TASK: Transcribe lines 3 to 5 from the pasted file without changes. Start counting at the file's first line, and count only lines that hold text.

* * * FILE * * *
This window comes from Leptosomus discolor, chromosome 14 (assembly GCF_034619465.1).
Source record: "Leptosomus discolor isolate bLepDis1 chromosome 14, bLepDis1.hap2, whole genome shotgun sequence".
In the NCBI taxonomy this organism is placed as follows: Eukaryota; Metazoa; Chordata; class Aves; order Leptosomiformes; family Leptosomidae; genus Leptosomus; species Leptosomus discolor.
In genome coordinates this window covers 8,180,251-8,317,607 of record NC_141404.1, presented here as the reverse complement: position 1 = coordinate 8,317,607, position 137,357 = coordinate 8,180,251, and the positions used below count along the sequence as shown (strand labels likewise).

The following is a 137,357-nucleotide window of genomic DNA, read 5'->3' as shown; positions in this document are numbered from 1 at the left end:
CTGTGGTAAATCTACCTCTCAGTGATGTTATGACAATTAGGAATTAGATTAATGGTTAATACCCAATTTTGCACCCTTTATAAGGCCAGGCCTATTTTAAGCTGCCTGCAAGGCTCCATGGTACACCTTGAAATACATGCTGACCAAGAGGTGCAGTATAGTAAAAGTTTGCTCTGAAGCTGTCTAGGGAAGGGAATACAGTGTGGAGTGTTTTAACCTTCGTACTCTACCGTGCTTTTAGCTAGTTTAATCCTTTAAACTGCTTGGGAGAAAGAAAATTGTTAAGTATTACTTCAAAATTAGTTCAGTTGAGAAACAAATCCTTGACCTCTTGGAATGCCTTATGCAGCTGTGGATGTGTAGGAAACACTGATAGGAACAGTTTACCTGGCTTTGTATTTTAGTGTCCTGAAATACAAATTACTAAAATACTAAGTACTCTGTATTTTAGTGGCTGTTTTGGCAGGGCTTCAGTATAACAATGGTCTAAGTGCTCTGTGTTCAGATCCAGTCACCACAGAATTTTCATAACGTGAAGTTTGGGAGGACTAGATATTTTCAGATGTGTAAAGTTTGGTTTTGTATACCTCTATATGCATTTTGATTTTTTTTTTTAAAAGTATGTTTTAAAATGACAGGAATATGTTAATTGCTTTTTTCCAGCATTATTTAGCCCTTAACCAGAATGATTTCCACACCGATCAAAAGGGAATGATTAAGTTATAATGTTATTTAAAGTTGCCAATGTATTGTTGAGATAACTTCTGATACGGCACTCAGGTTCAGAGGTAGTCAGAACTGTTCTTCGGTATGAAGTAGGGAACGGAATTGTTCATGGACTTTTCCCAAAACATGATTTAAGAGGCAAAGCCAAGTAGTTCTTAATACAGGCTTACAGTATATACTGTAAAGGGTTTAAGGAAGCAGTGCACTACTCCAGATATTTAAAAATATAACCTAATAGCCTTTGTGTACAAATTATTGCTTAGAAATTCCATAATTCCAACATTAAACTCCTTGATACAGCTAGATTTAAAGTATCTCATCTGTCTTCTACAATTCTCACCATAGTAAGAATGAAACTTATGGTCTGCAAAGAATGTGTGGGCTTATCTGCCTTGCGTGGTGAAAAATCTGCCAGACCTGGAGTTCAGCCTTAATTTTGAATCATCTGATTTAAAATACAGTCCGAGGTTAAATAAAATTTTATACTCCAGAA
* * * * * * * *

In the NCBI taxonomy this organism is placed as follows: Eukaryota; Metazoa; Chordata; class Aves; order Leptosomiformes; family Leptosomidae; genus Leptosomus; species Leptosomus discolor.
In genome coordinates this window covers 8,180,251-8,317,607 of record NC_141404.1, presented here as the reverse complement: position 1 = coordinate 8,317,607, position 137,357 = coordinate 8,180,251, and the positions used below count along the sequence as shown (strand labels likewise).

The following is a 137,357-nucleotide window of genomic DNA, read 5'->3' as shown; positions in this document are numbered from 1 at the left end: